By Jef With One F
By Bob Ruggiero
By Corey Deiterman
By Marco Torres
By Angelica Leicht
By Angelica Leicht
By Charne Graham
If you've ever wondered what would happen if a young Loretta Lynn or Tammy Wynette were to arrive on Music Row today, songs in hand and kids in tow, Chalee Tennison's This Woman's Heart offers a clue. It scarcely needs to be mentioned that it isn't a particularly pleasant sight.
Tennison owns a bio that any credibility-starved alt-country act would trade its vintage Dodge truck to possess. First off, she's from Texas, the Freeport area, to be a little more exact. Second, she comes from a big family -- ten siblings and half-siblings, along with 162(!) first cousins. From there her life gets only more Wynettian.
Tennison finished high school at 17, but only after having a child, getting married and taking up residence in the first of many trailer parks. Then came the first divorce and the second marriage and baby. Then followed the second divorce and the third marriage and baby. Then came the third and last divorce. While repeated trips to the altar are not uncommon, it is unusual to have a trio of failed marriages under your belt before age 28 -- as Tennison did.
Unfortunately her bio doesn't translate into eternal music. There's nothing wrong with Tennison's voice, although it does sound a little too close to Reba McEntire's to be distinctive. It's the Nashville-ness of the project that lets her down -- the mewling (as opposed to crying) steel guitars, the schmaltzy piano noodlings, the whole sterile Music Row session player A-list "polished turd" syndrome. Further, Asylum called in a bevy of Nashville's same ole same ole tunesmiths to co-write with Tennison, no doubt in hopes of filing down anything edgy. As a result, the lyrics generally sound more like clippings from Chicken Soup for the Trailer Park Soul than the real broth that Parton, Wynette and Lynn dished out.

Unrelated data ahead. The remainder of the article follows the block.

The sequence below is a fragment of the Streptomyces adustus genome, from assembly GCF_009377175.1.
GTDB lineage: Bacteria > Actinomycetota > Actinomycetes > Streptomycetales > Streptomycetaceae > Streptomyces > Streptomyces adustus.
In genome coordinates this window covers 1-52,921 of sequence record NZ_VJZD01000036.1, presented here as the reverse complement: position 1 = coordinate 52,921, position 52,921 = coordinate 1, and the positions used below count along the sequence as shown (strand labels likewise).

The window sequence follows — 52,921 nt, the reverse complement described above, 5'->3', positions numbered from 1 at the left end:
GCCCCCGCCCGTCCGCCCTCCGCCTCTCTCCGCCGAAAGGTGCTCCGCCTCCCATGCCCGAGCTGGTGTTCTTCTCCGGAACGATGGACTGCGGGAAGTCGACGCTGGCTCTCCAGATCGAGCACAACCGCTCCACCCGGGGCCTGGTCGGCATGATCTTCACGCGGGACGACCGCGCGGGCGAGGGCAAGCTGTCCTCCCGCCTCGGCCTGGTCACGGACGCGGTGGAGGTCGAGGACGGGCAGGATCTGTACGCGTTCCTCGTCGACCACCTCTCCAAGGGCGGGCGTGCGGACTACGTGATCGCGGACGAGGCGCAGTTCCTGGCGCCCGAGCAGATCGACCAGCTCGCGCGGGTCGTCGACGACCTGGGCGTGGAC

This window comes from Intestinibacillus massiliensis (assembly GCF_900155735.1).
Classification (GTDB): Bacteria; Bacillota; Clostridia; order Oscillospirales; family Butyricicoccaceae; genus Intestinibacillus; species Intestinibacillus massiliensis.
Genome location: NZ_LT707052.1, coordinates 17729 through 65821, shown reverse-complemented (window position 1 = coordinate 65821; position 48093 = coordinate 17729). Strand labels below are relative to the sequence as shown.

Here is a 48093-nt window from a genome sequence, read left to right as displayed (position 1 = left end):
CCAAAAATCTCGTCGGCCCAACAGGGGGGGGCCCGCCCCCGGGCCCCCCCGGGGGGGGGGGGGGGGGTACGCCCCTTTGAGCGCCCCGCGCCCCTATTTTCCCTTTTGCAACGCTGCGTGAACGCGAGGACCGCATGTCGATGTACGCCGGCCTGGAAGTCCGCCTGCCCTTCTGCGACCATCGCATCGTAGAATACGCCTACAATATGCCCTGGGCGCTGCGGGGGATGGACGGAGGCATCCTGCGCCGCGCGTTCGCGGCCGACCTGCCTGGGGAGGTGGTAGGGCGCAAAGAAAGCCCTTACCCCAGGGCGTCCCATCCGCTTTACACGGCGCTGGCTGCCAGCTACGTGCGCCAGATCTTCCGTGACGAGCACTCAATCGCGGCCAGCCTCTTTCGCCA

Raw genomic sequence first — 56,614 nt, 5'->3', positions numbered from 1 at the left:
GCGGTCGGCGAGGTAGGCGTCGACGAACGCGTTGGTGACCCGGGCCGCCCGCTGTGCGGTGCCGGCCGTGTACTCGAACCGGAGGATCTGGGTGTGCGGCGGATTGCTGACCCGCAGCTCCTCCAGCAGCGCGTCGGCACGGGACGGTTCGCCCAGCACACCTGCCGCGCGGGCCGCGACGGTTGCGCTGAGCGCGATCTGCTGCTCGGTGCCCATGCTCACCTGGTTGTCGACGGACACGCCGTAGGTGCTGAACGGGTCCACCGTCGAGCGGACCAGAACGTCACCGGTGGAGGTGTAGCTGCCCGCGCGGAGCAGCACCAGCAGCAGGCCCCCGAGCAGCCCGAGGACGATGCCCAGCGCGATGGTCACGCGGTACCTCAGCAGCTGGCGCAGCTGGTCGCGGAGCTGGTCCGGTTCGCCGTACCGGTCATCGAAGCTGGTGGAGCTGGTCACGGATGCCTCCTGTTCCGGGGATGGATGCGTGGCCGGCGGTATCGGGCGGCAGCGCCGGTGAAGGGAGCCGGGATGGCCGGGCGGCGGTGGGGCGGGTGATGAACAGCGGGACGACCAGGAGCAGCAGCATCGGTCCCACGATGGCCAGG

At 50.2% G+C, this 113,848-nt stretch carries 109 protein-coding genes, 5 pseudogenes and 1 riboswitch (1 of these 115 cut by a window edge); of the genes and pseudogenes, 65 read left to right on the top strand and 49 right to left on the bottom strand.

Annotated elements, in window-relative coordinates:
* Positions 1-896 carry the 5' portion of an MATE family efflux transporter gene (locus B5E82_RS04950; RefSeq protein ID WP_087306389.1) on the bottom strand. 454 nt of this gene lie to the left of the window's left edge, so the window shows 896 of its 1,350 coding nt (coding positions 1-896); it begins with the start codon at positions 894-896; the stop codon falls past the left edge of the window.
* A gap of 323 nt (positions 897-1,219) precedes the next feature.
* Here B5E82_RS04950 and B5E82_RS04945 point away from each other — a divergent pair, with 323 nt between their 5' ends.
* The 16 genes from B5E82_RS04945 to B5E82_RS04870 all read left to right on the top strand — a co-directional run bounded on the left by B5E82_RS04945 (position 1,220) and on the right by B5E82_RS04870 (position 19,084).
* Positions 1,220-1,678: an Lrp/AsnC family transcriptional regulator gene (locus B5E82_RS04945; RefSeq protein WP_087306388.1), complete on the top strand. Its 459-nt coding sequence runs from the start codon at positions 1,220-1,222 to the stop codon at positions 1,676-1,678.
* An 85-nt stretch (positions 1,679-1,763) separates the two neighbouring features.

All of this is an attempt -- and the press kit is quite clear about this -- to position Tennison as a country everywoman. With the life that she has led, one expects more. There are hints that she has it in her, such as on "We Don't Have to Pray," which is the sort of sentimental ballad that either will make you cry or will turn your stomach, depending on your cynicism level. Coming from some suburban-mall country queen, one might lean toward the latter, but coming from Tennison, one is inclined toward the teary option. But moments like that are much too few and far between.
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